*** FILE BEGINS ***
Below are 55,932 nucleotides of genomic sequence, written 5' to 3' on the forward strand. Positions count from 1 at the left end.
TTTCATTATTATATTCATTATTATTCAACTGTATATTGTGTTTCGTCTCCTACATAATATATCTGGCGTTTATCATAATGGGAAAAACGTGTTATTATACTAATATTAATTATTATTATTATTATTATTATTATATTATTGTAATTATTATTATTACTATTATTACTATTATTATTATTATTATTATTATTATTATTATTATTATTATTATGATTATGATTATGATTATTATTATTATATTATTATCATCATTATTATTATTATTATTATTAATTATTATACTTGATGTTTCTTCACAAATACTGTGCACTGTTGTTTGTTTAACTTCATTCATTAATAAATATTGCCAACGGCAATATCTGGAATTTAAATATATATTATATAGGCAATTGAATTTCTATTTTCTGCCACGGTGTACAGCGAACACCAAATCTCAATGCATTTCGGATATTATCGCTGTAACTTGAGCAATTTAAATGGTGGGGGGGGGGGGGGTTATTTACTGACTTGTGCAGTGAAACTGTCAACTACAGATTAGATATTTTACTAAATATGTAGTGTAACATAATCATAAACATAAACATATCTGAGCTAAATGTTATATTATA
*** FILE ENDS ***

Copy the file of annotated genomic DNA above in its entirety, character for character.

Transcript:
Below are 55,932 nucleotides of genomic sequence, written 5' to 3' on the forward strand. Positions count from 1 at the left end.
TTTCATTATTATATTCATTATTATTCAACTGTATATTGTGTTTCGTCTCCTACATAATATATCTGGCGTTTATCATAATGGGAAAAACGTGTTATTATACTAATATTAATTATTATTATTATTATTATTATTATATTATTGTAATTATTATTATTACTATTATTACTATTATTATTATTATTATTATTATTATTATTATTATTATTATTATGATTATGATTATGATTATTATTATTATATTATTATCATCATTATTATTATTATTATTATTAATTATTATACTTGATGTTTCTTCACAAATACTGTGCACTGTTGTTTGTTTAACTTCATTCATTAATAAATATTGCCAACGGCAATATCTGGAATTTAAATATATATTATATAGGCAATTGAATTTCTATTTTCTGCCACGGTGTACAGCGAACACCAAATCTCAATGCATTTCGGATATTATCGCTGTAACTTGAGCAATTTAAATGGTGGGGGGGGGGGGGGTTATTTACTGACTTGTGCAGTGAAACTGTCAACTACAGATTAGATATTTTACTAAATATGTAGTGTAACATAATCATAAACATAAACATATCTGAGCTAAATGTTATATTATA